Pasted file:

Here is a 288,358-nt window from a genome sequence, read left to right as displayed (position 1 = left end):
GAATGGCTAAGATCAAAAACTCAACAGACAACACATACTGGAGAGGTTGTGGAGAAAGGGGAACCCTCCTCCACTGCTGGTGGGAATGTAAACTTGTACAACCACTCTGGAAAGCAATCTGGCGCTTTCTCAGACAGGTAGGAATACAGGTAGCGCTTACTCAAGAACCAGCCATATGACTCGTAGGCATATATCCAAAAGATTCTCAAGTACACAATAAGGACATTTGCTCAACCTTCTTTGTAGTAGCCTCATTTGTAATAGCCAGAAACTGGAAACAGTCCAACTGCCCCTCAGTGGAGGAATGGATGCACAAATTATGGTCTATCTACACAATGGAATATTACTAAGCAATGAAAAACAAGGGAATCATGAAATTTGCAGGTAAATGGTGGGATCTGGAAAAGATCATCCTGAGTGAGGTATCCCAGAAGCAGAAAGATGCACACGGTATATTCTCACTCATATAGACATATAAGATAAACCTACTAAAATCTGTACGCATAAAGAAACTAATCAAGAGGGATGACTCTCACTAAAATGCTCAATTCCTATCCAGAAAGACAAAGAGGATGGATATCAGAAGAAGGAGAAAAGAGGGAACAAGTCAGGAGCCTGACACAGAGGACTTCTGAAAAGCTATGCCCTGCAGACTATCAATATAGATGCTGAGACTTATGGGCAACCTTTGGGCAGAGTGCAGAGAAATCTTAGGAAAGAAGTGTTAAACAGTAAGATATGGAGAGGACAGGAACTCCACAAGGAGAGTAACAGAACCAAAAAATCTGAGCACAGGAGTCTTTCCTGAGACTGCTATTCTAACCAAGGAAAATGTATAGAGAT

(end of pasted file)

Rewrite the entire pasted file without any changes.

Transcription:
Here is a 288,358-nt window from a genome sequence, read left to right as displayed (position 1 = left end):
GAATGGCTAAGATCAAAAACTCAACAGACAACACATACTGGAGAGGTTGTGGAGAAAGGGGAACCCTCCTCCACTGCTGGTGGGAATGTAAACTTGTACAACCACTCTGGAAAGCAATCTGGCGCTTTCTCAGACAGGTAGGAATACAGGTAGCGCTTACTCAAGAACCAGCCATATGACTCGTAGGCATATATCCAAAAGATTCTCAAGTACACAATAAGGACATTTGCTCAACCTTCTTTGTAGTAGCCTCATTTGTAATAGCCAGAAACTGGAAACAGTCCAACTGCCCCTCAGTGGAGGAATGGATGCACAAATTATGGTCTATCTACACAATGGAATATTACTAAGCAATGAAAAACAAGGGAATCATGAAATTTGCAGGTAAATGGTGGGATCTGGAAAAGATCATCCTGAGTGAGGTATCCCAGAAGCAGAAAGATGCACACGGTATATTCTCACTCATATAGACATATAAGATAAACCTACTAAAATCTGTACGCATAAAGAAACTAATCAAGAGGGATGACTCTCACTAAAATGCTCAATTCCTATCCAGAAAGACAAAGAGGATGGATATCAGAAGAAGGAGAAAAGAGGGAACAAGTCAGGAGCCTGACACAGAGGACTTCTGAAAAGCTATGCCCTGCAGACTATCAATATAGATGCTGAGACTTATGGGCAACCTTTGGGCAGAGTGCAGAGAAATCTTAGGAAAGAAGTGTTAAACAGTAAGATATGGAGAGGACAGGAACTCCACAAGGAGAGTAACAGAACCAAAAAATCTGAGCACAGGAGTCTTTCCTGAGACTGCTATTCTAACCAAGGAAAATGTATAGAGAT